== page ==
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Plum Island residents scramble to save homes

Homeowners on Plum Island embraced on their back porch on Monday amid the wreckage caused by the nor’easter last week. The storm further eroded the island’s fragile dunes.Bill Greene/Globe Staff

NEWBURY — Anxious to protect his home from the relentless ocean, Bob Connors left a meeting on beach erosion Monday and went home and jumped into a forklift to begin dropping 6,000-pound cement blocks on the side of his property in Newbury.

"It's clear that folks should do what they need to [do to] protect their homes," said state Senator Bruce Tarr, who chaired the two-hour meeting of the Merrimack River Beach Alliance. "They shouldn't worry right now about fines or sanctions."

With three homes destroyed by last week's nor'easter and unprecedented erosion threatening dozens more in Newbury and Newburyport, which both have portions of Plum Island, and Salisbury, residents are frantically looking for ways to prevent their property from being swallowed by the ocean.


About 30 homeowners attended the meeting, along with US Representative John Tierney, an aide to US Senator Elizabeth Warren, and about 30 local officials from all three municipalities.

In addition to the homes that were destroyed, 13 have been deemed uninhabitable and six have sustained structural damage due to beach erosion, officials said. At least another 40 homes are at risk of damage.

Some residents at Monday's meeting complained that local authorities, acting at the direction of the state's Department of Environmental Protection, have prevented them from protecting their property.

"I'm trying to do this all at my own expense, and I get stopped," said Tom Saab, a resident of Salisbury who owns a real estate company. "It's totally absurd what DEP is doing to us."

Saab said he was attempting early Monday to push back sand that had accumulated along the sides of his property when he was told by a town conservation agent to stop imme­diately. Exasperated, Saab drove to the meeting and spoke out.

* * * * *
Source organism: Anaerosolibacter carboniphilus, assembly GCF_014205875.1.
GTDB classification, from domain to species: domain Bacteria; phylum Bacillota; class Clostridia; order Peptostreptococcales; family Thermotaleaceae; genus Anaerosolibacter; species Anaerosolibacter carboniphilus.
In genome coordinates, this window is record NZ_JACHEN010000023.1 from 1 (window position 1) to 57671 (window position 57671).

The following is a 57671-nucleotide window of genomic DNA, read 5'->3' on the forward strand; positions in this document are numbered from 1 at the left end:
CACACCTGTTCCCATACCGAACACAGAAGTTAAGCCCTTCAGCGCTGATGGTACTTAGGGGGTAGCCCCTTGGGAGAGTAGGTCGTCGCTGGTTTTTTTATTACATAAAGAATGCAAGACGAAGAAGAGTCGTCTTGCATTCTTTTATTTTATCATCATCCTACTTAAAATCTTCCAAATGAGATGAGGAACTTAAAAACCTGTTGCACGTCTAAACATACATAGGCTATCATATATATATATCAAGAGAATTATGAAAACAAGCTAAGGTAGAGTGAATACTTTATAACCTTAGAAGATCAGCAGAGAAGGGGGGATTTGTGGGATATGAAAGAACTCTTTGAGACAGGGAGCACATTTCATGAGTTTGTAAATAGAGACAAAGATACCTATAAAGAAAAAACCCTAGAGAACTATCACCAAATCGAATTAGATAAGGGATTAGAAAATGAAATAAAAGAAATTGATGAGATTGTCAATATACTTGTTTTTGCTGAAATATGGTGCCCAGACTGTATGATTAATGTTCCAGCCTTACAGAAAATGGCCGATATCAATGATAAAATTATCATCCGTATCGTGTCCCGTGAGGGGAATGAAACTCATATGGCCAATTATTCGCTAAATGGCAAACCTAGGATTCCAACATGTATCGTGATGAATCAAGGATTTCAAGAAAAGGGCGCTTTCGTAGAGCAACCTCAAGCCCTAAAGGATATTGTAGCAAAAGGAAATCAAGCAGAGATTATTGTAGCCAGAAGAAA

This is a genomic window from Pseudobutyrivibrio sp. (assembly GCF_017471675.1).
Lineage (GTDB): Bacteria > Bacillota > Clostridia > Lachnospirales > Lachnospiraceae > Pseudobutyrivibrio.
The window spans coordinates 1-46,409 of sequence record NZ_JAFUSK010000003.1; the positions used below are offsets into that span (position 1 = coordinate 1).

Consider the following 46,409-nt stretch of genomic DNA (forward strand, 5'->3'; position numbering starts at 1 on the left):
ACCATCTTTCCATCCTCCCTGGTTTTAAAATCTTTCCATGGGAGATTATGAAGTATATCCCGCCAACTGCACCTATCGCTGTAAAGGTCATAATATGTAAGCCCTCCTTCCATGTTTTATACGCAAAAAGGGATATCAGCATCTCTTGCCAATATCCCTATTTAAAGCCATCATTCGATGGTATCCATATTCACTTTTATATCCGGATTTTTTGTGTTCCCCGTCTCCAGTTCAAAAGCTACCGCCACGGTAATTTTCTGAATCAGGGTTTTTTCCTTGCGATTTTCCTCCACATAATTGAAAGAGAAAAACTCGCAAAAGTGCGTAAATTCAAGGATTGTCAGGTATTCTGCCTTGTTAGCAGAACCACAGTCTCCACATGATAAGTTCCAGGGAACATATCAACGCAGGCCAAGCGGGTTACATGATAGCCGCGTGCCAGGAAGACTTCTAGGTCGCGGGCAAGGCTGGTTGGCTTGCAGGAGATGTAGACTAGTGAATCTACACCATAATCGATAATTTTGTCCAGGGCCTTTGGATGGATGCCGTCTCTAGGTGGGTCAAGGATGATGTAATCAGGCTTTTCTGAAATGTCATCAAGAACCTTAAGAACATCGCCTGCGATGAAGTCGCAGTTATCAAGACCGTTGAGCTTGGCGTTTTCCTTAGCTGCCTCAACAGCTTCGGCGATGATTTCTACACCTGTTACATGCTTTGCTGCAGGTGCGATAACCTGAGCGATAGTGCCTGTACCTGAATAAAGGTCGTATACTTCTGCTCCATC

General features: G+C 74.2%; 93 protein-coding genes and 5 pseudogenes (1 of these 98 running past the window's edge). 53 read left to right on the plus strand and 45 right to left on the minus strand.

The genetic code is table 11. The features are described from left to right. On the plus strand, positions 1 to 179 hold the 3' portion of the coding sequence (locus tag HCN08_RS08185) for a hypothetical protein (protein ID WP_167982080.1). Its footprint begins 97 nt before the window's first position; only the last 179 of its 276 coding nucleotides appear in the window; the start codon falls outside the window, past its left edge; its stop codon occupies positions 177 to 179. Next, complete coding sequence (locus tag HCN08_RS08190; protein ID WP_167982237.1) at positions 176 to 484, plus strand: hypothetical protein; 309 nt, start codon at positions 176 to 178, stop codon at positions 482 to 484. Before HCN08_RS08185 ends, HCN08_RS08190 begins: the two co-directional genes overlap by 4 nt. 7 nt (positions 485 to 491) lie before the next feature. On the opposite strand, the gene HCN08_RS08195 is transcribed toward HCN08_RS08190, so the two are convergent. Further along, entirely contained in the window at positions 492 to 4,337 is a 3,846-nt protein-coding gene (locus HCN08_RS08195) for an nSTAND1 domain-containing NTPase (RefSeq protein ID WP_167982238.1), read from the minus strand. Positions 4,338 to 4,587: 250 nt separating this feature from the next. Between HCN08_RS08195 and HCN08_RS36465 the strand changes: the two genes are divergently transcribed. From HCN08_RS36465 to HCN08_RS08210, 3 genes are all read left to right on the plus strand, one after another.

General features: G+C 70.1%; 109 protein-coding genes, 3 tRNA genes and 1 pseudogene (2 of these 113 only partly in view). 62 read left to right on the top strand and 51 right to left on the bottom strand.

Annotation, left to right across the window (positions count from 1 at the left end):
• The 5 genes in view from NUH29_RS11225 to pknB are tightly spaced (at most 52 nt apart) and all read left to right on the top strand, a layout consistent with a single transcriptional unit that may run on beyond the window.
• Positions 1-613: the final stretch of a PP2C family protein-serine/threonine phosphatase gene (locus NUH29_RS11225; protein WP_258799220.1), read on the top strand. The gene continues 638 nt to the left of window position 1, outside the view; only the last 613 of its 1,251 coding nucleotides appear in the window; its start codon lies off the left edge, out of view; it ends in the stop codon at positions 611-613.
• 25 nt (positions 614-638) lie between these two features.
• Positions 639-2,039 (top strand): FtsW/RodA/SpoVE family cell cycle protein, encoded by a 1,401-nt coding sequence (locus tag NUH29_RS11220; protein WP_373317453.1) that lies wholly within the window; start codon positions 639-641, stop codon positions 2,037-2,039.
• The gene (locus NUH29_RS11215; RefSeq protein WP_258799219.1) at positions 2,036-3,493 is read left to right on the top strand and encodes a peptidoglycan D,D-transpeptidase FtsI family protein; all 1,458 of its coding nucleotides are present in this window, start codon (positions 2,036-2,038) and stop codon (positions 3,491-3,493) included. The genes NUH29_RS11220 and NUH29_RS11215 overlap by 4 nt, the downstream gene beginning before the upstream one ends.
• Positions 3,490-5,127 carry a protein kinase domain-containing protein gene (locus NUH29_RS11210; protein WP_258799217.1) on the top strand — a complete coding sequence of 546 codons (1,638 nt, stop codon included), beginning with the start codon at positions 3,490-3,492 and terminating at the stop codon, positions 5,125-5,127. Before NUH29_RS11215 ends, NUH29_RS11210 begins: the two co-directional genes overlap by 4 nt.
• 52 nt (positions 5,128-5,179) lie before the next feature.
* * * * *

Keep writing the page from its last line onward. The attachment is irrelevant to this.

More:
"They came out on the beach and stopped me from protecting about 20 to 25 units, just an hour ago," Saab said.


But Kenneth Kimmell, the commissioner of the Department of Environmental Protection, said by phone Monday that the state has accommodated desires of residents looking to protect their property, allowing them to import sand when necessary, use sandbags, and even scrape the beach to reposition sand on the dunes.

Tim Santiago and Kevin Baez move items from Bob Connors’s home (at right) to a neighbor’s garage on Plum Island.Bill Greene/Globe Staff/Globe Staff

The state, at a $400,000 cost, deposited 120,000 cubic yards of sand several years ago on a portion of Plum Island, helping residents save their homes, he said.

Hard structures, such as boulders, are not allowed because research has shown they do not work and can harm neighboring homes, Kimmell said. He said more frequent, ­violent storms and rising sea levels are neutralizing many of the costly efforts by residents and claiming more coastline at an alarming rate.

"It took about 100 years for the coastline to recede 100 feet. . . . It has now receded another 100 feet since 1994," he said.

"Those homes are at risk, and will continue to be at risk because of the sea-level rise and the retreating shoreline that is picking up in pace in ways that none of us can predict or stop. Those are large geologic forces that no one is capable of stopping.

"In the long term, the most effective thing these homeowners can do is put their homes up on piles or move them back off the dune, and to work with us as we did in a portion of Plum Island to find sources of sand that can be used to reinforce the dune at least temporarily," Kimmell said.


When told of the concrete blocks that Connors was placing next to his house, Kimmell said he would reserve judgment until he has a look himself.

Connors's home is at Plum ­Island's ground zero. He lives at 39 Annapolis Way, next to a contemporary Malibu beach house scheduled for demolition Tuesday, the latest victim of the erosion.

Connors said he plans to drop about two dozen massive concrete blocks around his property and cover them with several truckloads of sand, a measure he hopes will not only prevent seawater from breaking through and surrounding his house, but also shield the homes of neighbors he has called friends for decades.

Tarr said the department could react more quickly to emergency situations, but added that the department will probably not punish homeowners who violate regulations in an effort to save their property.

Brian Ballou can be reached at bballou@globe.com.